The Bruises of the Great War

The Bruises of the Great War


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  • Prisoners of war.

    STEINLEN Théophile Alexandre (1859 - 1923)

  • Aid to war disabled.

    STEINLEN Théophile Alexandre (1859 - 1923)

  • The orphans.

    STEINLEN Théophile Alexandre (1859 - 1923)

© Private collection - All rights reserved

Aid to war disabled.

© Private collection - All rights reserved

© Private collection - All rights reserved

Publication date: September 2006

Historical context

The Great War as a source of inspiration

Théophile Alexandre Steinlen (1859-1923) was fifty-five years old when the First World War broke out in the summer of 1914. Countless preparatory drawings gave him constantly renewed material for newspapers, magazines, books and more. other productions (fundraising cards, raffle tickets) that he composes in his printing press.

The three drawings presented here take up the favorite themes of an artist deeply affected by the war. Two of them date from 1915: it was the year of repeated failures of the Entente Cordiale in the Dardanelles (February), Champagne and Artois (September). The wounded in hospitals, prisoners and refugees in camps, combatants in muddy trenches, are all figures that show the great distress of the soldiers.

Image Analysis

Men, victims of war

Steinlen had many opportunities to draw prisoners of war, in France as well as in Germany. In 1915 he even went to the front twice, in May and July. The three prisoners depicted here are taken from life, as evidenced by the artist's rapid features. Standing in an undefined place (in front of the barracks?), They seem to be waiting, but without hope. The emaciated faces of these more or less elderly, neglected men (beards, slumped uniforms) hint at the privations endured, anguish and sadness.

The preparatory drawing for the poster "Aid to war disabled" (for a collection) dates from 1915, since the French soldier still wears a kepi (the helmet only replaced it from the summer of 1915). Amputated of his left leg, he symbolically finds support on a Mater Dolorosa. While the soldier is drawn in broken lines, reflecting his destiny, the woman supporting him is curvaceous. The invalid's two dead woods (crutch and prosthesis) contrast with the health of the female body, full, harmonious, hatched with vigorous lines. The soldier's sad smile finds its counterpart in the calm determination of his providential support.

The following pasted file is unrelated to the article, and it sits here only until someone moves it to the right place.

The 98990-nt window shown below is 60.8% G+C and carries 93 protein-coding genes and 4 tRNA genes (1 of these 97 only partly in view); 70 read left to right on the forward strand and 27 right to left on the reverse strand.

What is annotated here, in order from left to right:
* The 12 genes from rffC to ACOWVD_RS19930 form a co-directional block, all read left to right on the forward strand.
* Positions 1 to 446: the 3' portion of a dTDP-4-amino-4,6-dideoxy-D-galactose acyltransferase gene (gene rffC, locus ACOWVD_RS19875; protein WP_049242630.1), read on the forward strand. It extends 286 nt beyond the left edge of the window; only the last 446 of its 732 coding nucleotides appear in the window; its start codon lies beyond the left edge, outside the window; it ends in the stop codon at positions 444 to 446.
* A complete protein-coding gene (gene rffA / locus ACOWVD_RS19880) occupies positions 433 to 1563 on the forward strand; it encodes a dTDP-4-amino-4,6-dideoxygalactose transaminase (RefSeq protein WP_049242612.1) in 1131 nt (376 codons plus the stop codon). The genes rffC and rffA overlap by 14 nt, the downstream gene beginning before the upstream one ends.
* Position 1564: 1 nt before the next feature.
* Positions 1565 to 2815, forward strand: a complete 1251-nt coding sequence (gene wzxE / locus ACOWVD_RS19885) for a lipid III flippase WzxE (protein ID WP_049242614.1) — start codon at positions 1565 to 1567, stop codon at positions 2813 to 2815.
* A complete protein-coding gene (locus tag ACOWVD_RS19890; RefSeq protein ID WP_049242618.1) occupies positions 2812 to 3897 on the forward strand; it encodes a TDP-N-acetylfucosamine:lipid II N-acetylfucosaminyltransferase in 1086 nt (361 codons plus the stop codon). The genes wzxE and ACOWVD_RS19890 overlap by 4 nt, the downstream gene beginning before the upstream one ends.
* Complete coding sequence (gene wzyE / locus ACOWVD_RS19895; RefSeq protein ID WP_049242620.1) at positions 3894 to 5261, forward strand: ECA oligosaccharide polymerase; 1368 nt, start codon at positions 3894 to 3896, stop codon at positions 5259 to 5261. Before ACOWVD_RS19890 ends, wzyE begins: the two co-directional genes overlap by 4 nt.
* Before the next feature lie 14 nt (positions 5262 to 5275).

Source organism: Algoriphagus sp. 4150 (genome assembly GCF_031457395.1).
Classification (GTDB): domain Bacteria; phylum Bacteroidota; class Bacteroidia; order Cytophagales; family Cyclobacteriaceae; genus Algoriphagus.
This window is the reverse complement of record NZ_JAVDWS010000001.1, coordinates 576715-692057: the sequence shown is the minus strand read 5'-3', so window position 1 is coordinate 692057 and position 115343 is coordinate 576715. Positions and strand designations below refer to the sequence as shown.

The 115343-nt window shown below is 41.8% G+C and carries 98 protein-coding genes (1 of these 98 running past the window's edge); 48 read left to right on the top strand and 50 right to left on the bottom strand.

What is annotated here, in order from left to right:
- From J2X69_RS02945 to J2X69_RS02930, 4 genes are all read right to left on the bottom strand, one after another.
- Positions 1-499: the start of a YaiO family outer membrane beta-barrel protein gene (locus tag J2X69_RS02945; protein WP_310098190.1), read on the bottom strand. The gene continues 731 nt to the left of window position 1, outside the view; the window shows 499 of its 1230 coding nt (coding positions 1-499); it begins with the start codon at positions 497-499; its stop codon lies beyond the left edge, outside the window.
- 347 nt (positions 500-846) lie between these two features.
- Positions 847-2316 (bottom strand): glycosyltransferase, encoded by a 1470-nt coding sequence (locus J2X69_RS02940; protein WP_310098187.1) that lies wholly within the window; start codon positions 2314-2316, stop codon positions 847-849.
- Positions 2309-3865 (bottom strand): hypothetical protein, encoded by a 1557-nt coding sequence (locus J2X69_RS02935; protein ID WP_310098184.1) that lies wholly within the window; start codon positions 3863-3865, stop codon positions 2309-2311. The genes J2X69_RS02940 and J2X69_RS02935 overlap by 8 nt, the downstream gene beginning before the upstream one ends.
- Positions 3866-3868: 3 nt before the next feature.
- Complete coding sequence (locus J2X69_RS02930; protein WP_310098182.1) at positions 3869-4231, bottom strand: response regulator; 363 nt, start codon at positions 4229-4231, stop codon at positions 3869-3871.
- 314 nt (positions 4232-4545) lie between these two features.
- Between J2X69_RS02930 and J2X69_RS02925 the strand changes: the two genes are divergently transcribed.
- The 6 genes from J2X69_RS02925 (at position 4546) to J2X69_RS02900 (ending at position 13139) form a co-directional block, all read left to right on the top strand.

It is a female figure of another type which serves as a pivot for the preparatory design for the campaign in favor of war orphans, which also dates from 1915. Steinlen concentrates the mother figure in this character, which compensates for the loss of the father. soldier, and the republican figure of Marianne, identifiable by her Phrygian cap. The Christian references also structure a group which makes one think by its disposition of a Holy Family. The bowed head of the mother of all orphans, the infant she carries, assimilates her to the Virgin. The three ages of childhood indicate that all families can be affected. Steinlen contrasts this generalized misfortune with the dynamism of his composition in which the cape and arms envelop the orphans, where the hands are clearly visible and play a unifying role.

Interpretation

Steinlen's humanist war effort

Steinlen, close to Toulouse-Lautrec, had joined forces before the war with the anarchists (he designed the cover of a book by Kropotkin) and the socialists. He regularly denounced the daily misery of the people in The Little Sou. It is the same spirit that inhabits him when he published his drawings in 1915 in the collection The Interns. Entry into German jails and in 1917 his Land of war in the newspaper I know everything. If he contributes to the mobilization of public opinion, it is less a patriot than a humanist that preoccupies the human condition. The French victims of the Great War - 2 million prisoners, 1.3 million dead, 300,000 mutilated and 760,000 orphans - are the subjects of a work produced for the most part in point or pencil - without research into effect other than raw reality.

Steinlen's drawings thus engrave in the collective imagination the dramatic situations experienced on a daily basis by populations. Without magnifying these multiple sufferings, the artist heroizes the endurance of an entire society plunged in spite of itself into total war. And plead for an end to unnecessary sacrifice.

  • allegory
  • childhood
  • War of 14-18
  • hairy
  • anarchism
  • socialism
  • war
  • hurry
  • jail
  • prisoners

Bibliography

Annette BECKER, Forgotten during the Great War. Humanitarian and war culture (1914-1918): occupied populations, civilian deportees, prisoners of war, Paris, Noêsis, 1998.Jacques CHRISTOPHE, Steinlen, the work of war (1914-1920), Lyon, Aléas, 1999. Pierre VALLAUD,14-18 World War I2 volumes, Paris, Fayard, 2004.

To cite this article

Alexandre SUMPF, "The Bruises of the Great War"


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